Around mid-afternoon the ship leaves the Kamchatka coastline, headed east towards the Commander Islands. Your route enters into the Kuril-Kamchatka Trench, one of the deepest stretches of ocean anywhere in the world. The seafloor plunges down to a staggering 10,000 meters. The waters between Kamchatka and the Commander Islands are not only deep, but very rich in nutrients and wildlife. The shelf edges are particularly good areas for birds and the best spot to look for cetaceans which may include Sperm Whale, Fin Whale, Humpback Whale, Orca, Baird's beaked Whale and perhaps even the mighty Blue Whale.
The ship is likely to arrive at the Commander Islands mid afternoon on Day 3. You have the rest of today and the following day to explore this remote group of small islands named after the early explorer Commander Vitus Bering, who was shipwrecked and died here in 1741. The Commanders are home to a small Aleut population who are very welcoming to visitors, as well as a huge population of nesting seabirds. Here you have your first opportunity to experience the sights and sounds of a North Pacific auk colony. You can also enjoy the Tufted and Horned Puffins, Parakeet Auklets, Crested Auklet and Brünnich's Guillemot, plus Pigeon Guillemot, Red-faced Cormorant and Red-legged Kittiwake.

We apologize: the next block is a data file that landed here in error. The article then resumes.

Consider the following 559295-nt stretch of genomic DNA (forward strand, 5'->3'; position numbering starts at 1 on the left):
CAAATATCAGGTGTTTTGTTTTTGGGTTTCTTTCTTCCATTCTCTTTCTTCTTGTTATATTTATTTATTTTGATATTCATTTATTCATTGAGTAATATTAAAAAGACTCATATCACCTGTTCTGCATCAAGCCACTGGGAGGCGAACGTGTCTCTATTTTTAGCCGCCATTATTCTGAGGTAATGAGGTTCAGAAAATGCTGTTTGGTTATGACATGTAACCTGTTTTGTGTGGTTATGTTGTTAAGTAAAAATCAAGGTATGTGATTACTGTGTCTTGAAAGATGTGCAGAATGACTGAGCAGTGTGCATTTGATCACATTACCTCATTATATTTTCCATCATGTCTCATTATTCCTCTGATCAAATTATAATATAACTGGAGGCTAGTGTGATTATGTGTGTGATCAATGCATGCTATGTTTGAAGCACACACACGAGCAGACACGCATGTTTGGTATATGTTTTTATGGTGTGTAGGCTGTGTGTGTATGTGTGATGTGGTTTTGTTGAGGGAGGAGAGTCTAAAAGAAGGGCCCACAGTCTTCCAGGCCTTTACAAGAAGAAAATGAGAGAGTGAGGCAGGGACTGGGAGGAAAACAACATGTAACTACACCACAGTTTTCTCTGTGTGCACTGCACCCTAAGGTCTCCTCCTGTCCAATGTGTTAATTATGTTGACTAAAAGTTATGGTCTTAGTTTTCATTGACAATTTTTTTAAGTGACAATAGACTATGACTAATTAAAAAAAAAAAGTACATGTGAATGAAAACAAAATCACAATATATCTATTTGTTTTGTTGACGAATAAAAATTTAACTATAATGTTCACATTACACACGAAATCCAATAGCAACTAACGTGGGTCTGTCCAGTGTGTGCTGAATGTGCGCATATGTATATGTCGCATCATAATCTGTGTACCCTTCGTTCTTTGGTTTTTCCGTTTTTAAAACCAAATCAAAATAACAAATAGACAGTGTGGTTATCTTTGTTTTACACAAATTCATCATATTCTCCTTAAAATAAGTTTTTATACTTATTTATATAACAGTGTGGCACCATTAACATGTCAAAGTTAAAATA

Keep your eyes peeled for the wide variety of wildlife in this islandc grouping. Sea Otters are common around the rocky coastline of the Commanders and are frequently seen wrapped up in the sea kelp beds or bobbing on their backs with their pups. Minke Whales are seen from time to time offshore, whilst on land Arctic Foxes wander along the beaches and can be amazingly confiding.